7. Monitoring and assessment of urban growth patterns using spatio-temporal built-up area analysis.

    Science.gov (United States)

    Aburas, Maher Milad; Ho, Yuek Ming; Ramli, Mohammad Firuz; Ash'aari, Zulfa Hanan

    2018-02-20

    The identification of spatio-temporal patterns of the urban growth phenomenon has become one of the most significant challenges in monitoring and assessing current and future trends of the urban growth issue. Therefore, spatio-temporal and quantitative techniques should be used hand in hand for a deeper understanding of various aspects of urban growth. The main purpose of this study is to monitor and assess the significant patterns of urban growth in Seremban using a spatio-temporal built-up area analysis. The concentric circles approach was used to measure the compactness and dispersion of built-up area by employing Shannon's Entropy method. The spatial directions approach was also utilised to measure the sustainability and speed of development, while the gradient approach was used to measure urban dynamics by employing landscape matrices. The overall results confirm that urban growth in Seremban is dispersed, unbalanced and unsustainable with a rapid speed of regional development. The main contribution of using existing methods with other methods is to provide several spatial and statistical dimensions that can help researchers, decision makers and local authorities understand the trend of growth and its patterns in order to take the appropriate decisions for future urban planning. For example, Shannon's Entropy findings indicate a high value of dispersion between the years 1990 and 2000 and from 2010 to 2016 with a growth rate of approximately 94 and 14%, respectively. Therefore, these results can help and support decision makers to implement alternative urban forms such as the compactness form to achieve an urban form that is more suitable and sustainable. The results of this study confirm the importance of using spatio-temporal built-up area and quantitative analysis to protect the sustainability of land use, as well as to improve the urban planning system via the effective monitoring and assessment of urban growth trends and patterns.

  8. A sequence identification measurement model to investigate the implicit learning of metrical temporal patterns.

    Science.gov (United States)

    Schultz, Benjamin G; Stevens, Catherine J; Keller, Peter E; Tillmann, Barbara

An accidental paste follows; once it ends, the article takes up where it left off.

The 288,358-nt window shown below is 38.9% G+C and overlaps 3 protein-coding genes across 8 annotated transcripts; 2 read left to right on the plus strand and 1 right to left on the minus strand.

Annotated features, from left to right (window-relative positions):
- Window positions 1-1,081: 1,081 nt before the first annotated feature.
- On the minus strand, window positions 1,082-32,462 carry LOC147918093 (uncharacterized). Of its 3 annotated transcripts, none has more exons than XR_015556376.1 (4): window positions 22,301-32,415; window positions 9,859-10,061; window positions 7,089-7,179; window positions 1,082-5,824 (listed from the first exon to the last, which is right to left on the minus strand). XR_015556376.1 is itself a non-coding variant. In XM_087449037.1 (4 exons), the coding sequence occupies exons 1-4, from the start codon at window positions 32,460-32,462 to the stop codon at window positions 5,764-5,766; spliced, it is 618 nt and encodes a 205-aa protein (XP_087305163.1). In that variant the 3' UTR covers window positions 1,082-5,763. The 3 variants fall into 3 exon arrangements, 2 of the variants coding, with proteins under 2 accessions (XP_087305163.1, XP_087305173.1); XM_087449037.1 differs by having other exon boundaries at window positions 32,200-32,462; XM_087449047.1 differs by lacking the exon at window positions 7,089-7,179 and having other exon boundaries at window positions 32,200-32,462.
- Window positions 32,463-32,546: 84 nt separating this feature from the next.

2013-01-01

    Implicit learning (IL) occurs unconsciously and without intention. Perceptual fluency is the ease of processing elicited by previous exposure to a stimulus. It has been assumed that perceptual fluency is associated with IL. However, the role of perceptual fluency following IL has not been investigated in temporal pattern learning. Two experiments by Schultz, Stevens, Keller, and Tillmann demonstrated the IL of auditory temporal patterns using a serial reaction-time task and a generation task based on the process dissociation procedure. The generation task demonstrated that learning was implicit in both experiments via motor fluency, that is, the inability to suppress learned information. With the aim to disentangle conscious and unconscious processes, we analyze unreported recognition data associated with the Schultz et al. experiments using the sequence identification measurement model. The model assumes that perceptual fluency reflects unconscious processes and IL. For Experiment 1, the model indicated that conscious and unconscious processes contributed to recognition of temporal patterns, but that unconscious processes had a greater influence on recognition than conscious processes. In the model implementation of Experiment 2, there was equal contribution of conscious and unconscious processes in the recognition of temporal patterns. As Schultz et al. demonstrated IL in both experiments using a generation task, and the conditions reported here in Experiments 1 and 2 were identical, two explanations are offered for the discrepancy in model and behavioral results based on the two tasks: 1) perceptual fluency may not be necessary to infer IL, or 2) conscious control over implicitly learned information may vary as a function of perceptual fluency and motor fluency.